phytic acid in rice bran also
effectively dissolves dead sur-
face cells.
Sarah Simpson is a med-
ical skin care specialist at the
Dermal Clinic at the Walk In
Medical Clinic Sandyport.
This information was taken
from the Dermalogica web-
site. For more information log
on to www.dermalogica.com.


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THE TRIBUNE


TUESDAY, NOVEMBER 22, 2005, PAGE 3C





PAGE 4C, TUESDAY, NOVEMBER 22, 2005


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THE TIBUN fUEUAYNOVEI3E~ 22,2U05HEALTH 6


LIGHTEN UP & LIVE HEALTHY

According to the International
Diabetes Federation, Every
thirty seconds a leg is lost to
diabetes. Up to 70 per cent of
all leg amputations happen to
people with diabetes. Foot
problems are the most common
cause of admission to hospital
for people with diabetes. As we
continue our focus on diabetes
and foot care, our message to
you is, it does not have to
happen to you. You can prevent
foot problems by taking very
good care of your feet. In order
to show you how, we are
forwarding an article taken
from an Internet link TelMedPak.
We hope that you enjoy this
article and are able to follow
the very practical advice given.





Give your feet



some love


Provided by Adelma Penn,
Camelta Barnes, and Shan-
dera Smith, Nutritionists from
The Department Of Public
Health/Ministry of Health
I f you have diabetes,
you probably already
know that you face
special health chal-
lenges as a result of
your disease. People with dia-
betes often suffer from poor
blood circulation, which slows
healing and may increase the
risk of infections. Also, because
of damaged nerves, many peo-
ple with diabetes lose some of
the sensations that make it pos-
sible to feel hot and cold, or
the pain that might accompany
an injury.
As you can imagine compli-
cations, like infection and
injury, can be particularly seri-
ous when they affect the feet.
The good news is that by fol-
lowing these steps and taking
care of your feet, you can
greatly reduce your risk of hav-
ing problems.
Check your feet
Perhaps most important of
all these suggestion is this one;
examine your feet closely every
day to look for any changes
and/or breaks in the skin.
More precisely, what you are
looking for on your feet is any
redness, swelling, broken skin,
sores, bleeding, pus-like dis-
charges, pale or blue skin,
noticeable changes in temper-
ature, or any unusual feelings
like tingling or numbness. You
may need to use a hand mir-
ror to examine the bottoms of
your feet. If that's too difficult,
either place a mirror on the
floor to examine your feet, or
have someone else check them
for you.
Any of these changes could
indicate the early stages of a
potentially serious complica-
tion, so you can imagine how
important it is to identify prob-
lems early and make an
appointment to see your dia-
betes healthcare provider as
soon as possible!
Keep your feet clean
Wash your feet with soap"
and warm water every day.
While this may seem like a lot
of work, it's very important!
And make sure the water is
warm not hot by checking it
with your elbow. Don't check
it with your hands or feet,
because you may not feel the
temperature differences accu-
rately enough. And be certain
to dry your feet completely,
including between the toes.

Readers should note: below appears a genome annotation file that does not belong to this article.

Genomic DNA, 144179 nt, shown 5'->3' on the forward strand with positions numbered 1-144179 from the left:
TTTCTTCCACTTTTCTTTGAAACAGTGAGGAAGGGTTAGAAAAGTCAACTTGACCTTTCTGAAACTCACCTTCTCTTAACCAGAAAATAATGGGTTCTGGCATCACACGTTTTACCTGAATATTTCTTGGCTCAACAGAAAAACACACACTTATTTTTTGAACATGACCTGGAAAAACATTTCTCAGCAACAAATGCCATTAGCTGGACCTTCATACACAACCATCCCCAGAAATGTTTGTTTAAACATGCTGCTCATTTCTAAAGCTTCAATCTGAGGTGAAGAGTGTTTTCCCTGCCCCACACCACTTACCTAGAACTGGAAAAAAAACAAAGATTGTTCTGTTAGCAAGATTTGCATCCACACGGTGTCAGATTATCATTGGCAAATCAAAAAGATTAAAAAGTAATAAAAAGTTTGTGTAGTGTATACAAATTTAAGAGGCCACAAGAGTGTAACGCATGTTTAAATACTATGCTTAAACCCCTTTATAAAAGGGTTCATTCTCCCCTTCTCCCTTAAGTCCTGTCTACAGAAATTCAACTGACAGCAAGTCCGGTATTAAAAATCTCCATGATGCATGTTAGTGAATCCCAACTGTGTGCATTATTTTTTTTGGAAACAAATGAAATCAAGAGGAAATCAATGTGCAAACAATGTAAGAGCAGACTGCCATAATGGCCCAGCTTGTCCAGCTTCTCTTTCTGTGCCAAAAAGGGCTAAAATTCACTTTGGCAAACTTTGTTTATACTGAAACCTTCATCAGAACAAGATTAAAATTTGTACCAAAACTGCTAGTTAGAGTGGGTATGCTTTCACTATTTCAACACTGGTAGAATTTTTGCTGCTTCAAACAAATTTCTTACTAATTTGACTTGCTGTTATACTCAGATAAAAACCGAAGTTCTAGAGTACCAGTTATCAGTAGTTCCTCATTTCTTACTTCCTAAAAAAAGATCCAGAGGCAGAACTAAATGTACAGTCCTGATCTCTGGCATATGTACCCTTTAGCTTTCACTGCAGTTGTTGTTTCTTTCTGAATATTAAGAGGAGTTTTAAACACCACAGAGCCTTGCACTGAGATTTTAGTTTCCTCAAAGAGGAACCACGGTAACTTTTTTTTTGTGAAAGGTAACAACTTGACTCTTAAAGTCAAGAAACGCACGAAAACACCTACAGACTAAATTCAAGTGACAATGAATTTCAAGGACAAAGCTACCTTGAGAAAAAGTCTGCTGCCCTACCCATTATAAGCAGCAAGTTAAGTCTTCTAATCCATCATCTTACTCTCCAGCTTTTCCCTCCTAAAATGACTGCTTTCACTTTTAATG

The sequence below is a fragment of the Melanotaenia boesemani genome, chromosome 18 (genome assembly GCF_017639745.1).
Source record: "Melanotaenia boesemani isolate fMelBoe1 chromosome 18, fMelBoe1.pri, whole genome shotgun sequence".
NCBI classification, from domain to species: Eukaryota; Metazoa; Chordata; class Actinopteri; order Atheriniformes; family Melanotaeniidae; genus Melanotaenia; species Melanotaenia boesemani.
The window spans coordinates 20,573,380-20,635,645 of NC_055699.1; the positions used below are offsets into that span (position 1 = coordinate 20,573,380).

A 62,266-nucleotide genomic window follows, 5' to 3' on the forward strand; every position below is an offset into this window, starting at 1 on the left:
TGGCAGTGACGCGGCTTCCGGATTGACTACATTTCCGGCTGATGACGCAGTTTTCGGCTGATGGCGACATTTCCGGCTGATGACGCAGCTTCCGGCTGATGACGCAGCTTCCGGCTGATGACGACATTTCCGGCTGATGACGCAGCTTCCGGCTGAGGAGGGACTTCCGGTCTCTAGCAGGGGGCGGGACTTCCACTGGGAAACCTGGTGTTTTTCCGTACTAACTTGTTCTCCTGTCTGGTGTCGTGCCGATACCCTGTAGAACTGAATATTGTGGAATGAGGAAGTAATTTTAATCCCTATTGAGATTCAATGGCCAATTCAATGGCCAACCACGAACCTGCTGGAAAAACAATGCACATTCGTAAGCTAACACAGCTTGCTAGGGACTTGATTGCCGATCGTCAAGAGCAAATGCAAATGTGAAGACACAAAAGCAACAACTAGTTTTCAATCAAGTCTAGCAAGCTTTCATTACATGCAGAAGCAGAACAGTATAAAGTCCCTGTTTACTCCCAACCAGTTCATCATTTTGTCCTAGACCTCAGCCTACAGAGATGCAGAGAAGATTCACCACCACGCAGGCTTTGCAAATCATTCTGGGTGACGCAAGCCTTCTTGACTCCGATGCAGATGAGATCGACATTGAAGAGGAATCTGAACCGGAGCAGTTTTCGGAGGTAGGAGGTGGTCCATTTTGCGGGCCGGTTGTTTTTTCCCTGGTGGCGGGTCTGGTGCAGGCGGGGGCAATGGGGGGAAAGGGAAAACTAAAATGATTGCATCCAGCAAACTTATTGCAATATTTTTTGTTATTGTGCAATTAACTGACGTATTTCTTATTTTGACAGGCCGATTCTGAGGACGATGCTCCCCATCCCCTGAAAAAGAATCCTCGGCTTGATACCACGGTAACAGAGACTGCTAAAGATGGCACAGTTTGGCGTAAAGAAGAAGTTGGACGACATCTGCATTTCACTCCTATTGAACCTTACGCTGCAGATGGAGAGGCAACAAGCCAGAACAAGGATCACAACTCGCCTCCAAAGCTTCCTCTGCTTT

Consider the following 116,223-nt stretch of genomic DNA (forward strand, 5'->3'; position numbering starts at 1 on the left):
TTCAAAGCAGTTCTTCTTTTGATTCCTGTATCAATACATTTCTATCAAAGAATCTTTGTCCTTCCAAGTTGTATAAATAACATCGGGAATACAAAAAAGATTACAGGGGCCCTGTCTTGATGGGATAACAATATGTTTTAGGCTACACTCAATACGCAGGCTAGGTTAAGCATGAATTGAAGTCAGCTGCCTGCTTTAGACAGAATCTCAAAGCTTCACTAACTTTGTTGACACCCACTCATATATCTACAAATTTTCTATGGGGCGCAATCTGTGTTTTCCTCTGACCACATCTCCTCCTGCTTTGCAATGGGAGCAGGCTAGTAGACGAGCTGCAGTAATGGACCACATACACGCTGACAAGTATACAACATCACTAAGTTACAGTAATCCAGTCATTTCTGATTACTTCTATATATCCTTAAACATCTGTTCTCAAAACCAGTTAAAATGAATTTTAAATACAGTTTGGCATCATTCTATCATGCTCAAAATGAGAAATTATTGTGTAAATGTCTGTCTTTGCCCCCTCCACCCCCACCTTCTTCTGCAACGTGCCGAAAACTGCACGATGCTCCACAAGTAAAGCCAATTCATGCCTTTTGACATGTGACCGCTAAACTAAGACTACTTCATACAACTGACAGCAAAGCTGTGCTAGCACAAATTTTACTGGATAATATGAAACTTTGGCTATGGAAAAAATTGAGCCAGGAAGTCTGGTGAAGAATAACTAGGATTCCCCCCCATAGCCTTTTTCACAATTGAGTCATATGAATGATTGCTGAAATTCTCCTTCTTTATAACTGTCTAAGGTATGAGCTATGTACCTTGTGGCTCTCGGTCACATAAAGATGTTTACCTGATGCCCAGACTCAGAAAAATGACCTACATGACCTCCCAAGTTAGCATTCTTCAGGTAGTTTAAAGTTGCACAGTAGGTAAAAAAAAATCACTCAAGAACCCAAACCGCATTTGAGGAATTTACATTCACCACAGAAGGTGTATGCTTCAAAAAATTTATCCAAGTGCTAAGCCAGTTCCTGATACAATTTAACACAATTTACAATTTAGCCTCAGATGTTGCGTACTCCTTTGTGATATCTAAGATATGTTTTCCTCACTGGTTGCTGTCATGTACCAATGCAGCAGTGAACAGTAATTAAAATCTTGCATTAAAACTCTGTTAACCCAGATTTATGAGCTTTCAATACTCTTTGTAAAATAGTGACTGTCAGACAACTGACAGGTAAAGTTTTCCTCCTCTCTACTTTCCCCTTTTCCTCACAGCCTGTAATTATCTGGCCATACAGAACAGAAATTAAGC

Go soft on your skin
As much as one third of the
diabetic population suffers
from dry skin on their legs and
especially their feet. You may
need to apply a moisturizer to
your feet every day to keep
them from becoming dry and


cracked- because damaged skin
can lead to very serious prob-
lems. And if your skin is
extremely dry, you may require
more specialized treatment.
Where your feet are con-
cerned, avoid the heat
Do not use a heating pad or
hot water bottle on your legs or
feet for any reason.
Listen to your healthcare
experts
Be sure to stay in contact
with the health professionals
who make up your diabetes
care team. Never use any med-
ication on your feet unless you
talk to your healthcare team
first. And always follow their
instructions exactly.
Let your clothes stay loose
If you have problems with
your blood circulation (ask
your doctor if you're not sure),
avoid crossing your legs and
stay away from garters, girdles,
or other clothing that might
restrict blood flow to your feet.






























Be careful with sharply
instruments
off your feet. This invites infec-




tion- and people with diabetes

more than the rest of the pop-



cussinsr instruments, cut
your toenails straight across to


avoid ingrown toenails or if you
are not sure how to trim your
nails visit your foot doctor for
advice.
Maintain a proper weight
Lose weight if you need to,
because not only will it help
because not only will it help


Reduce your


risk

* By JACQUELINE LIGHTBOURN


of diabetes


WHEN to start worrying?
FOR overall health and well-being it is good
to try to exercise, eat right and attempt to stay in
shape. But when does doing the opposite start to
become life threatening?
The opinion is out now that not all fat is dan-
gerous. Despite the fact that not fitting in our
favorite jeans may be upsetting to us, weight
on our hips and thighs should not be as immense
of a concern as fat in our abdominal area.
Visceral fat (fat around or orgaAs) deposits fat-
ty acids more readily and at a rapid pace into the
bloodstream which travels to the liver. This
process can reduce the capability of controlling U JACi
insulin in the blood. An overload of insulin can LIGHT
result in diabetes, high cholesterol, and heart
disease.
Heart disease and strokes account for sixty-five percent of